A shirt with cuffs and collar (usually white) that are a different colour to the body is not simple to wear well. Sometimes known as a contrast collar, it is more often worn badly than favorably.
It should be a slightly curious part of a man’s outfit, rather than something that glares. The key is to wear it with a tie that is dark enough or colorful enough to push the contrast collar into the backdrop.
White collar and cuffs hark back to the days when both items would be detachable. As the only items that would really be seen – the body buried beneath tie, waistcoat and jacket that was not removed – the collar and cuffs needed to be clean, smart and crunchy.
Being removable was very practical. The collar and cuffs wear out quickest, so having replaceable ones considerably prolonged the life of the shirt.
But the men that you see wearing them often look luridly, not to say cheaply dressed. That’s because the tie they choose is often too pale or too plain to draw notice. And the outfit becomes about the gap between shirt body and shirt collar.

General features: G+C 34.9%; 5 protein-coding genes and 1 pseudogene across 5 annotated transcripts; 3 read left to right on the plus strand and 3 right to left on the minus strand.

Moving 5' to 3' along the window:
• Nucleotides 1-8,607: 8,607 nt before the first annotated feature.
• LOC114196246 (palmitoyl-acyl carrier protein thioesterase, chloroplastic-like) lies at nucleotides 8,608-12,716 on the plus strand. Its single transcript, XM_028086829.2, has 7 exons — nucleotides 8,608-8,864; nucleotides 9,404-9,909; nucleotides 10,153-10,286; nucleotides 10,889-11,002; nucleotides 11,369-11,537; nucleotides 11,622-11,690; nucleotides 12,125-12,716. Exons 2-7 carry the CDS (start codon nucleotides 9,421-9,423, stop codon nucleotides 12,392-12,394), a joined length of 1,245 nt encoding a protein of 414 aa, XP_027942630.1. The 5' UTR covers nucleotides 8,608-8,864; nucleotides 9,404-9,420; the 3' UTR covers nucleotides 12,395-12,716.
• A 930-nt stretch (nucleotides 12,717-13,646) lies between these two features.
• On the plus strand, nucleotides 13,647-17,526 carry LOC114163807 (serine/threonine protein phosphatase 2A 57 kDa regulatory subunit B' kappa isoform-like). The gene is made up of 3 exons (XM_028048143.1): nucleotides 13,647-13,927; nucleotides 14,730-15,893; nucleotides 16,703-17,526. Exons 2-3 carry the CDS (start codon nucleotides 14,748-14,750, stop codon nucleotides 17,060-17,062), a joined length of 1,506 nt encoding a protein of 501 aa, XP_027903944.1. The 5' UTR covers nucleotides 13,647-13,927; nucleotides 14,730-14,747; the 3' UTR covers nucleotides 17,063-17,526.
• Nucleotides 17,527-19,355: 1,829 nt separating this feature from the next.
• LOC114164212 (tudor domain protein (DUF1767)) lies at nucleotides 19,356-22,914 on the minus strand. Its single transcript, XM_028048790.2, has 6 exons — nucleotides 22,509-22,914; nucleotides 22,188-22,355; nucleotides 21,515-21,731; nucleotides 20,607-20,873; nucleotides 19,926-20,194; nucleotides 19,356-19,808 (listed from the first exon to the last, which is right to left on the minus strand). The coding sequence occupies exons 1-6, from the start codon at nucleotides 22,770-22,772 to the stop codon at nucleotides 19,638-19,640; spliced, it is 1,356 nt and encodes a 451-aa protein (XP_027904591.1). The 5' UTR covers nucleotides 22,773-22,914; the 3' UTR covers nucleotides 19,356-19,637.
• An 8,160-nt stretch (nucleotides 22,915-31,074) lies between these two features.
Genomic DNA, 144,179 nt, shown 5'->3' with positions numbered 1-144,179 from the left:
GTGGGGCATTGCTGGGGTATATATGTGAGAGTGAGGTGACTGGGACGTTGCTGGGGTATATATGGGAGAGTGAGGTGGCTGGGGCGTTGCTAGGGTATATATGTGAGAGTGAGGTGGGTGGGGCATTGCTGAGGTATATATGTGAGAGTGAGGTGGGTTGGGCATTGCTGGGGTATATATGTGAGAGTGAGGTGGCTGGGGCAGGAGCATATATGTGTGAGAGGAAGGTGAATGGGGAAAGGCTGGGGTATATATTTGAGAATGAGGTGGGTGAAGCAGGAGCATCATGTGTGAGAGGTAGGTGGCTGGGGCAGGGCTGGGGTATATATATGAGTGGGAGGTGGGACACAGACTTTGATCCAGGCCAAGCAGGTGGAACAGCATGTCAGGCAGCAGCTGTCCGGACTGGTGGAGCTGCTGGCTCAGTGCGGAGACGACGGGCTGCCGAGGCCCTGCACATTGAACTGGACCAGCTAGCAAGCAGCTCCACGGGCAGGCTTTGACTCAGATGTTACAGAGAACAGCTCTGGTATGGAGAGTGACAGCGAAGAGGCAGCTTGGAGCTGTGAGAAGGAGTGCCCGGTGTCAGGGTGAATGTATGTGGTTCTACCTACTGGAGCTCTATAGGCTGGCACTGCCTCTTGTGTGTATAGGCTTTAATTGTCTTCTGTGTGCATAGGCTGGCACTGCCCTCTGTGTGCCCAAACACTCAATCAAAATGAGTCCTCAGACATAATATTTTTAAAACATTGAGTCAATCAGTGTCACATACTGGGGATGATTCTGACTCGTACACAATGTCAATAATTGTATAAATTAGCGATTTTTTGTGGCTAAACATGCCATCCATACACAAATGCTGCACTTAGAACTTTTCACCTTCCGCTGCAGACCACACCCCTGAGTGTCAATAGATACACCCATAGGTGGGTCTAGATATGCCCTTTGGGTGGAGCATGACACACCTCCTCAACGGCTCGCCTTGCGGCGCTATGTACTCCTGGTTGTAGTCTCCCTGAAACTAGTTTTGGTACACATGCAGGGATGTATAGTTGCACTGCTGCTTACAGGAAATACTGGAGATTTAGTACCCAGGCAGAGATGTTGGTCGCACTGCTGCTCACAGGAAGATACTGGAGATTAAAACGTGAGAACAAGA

So with a blue shirt with white collar, say, a pale blue tie or one with only a small geometric pattern is not going to be muscular enough. If it were replaced with a navy-blue tie with silver club stripe, notice would shift to the tie and away from the collar.
Aside from the fact that plain black will often look inexpensive, the lack of pattern ruined the combination. In contrast a slightly older man in the City wearing a dark grey tie against the same shirt, the tie patterned by silver paisley motifs. It was still subtle, but there was no question of the collar dictating.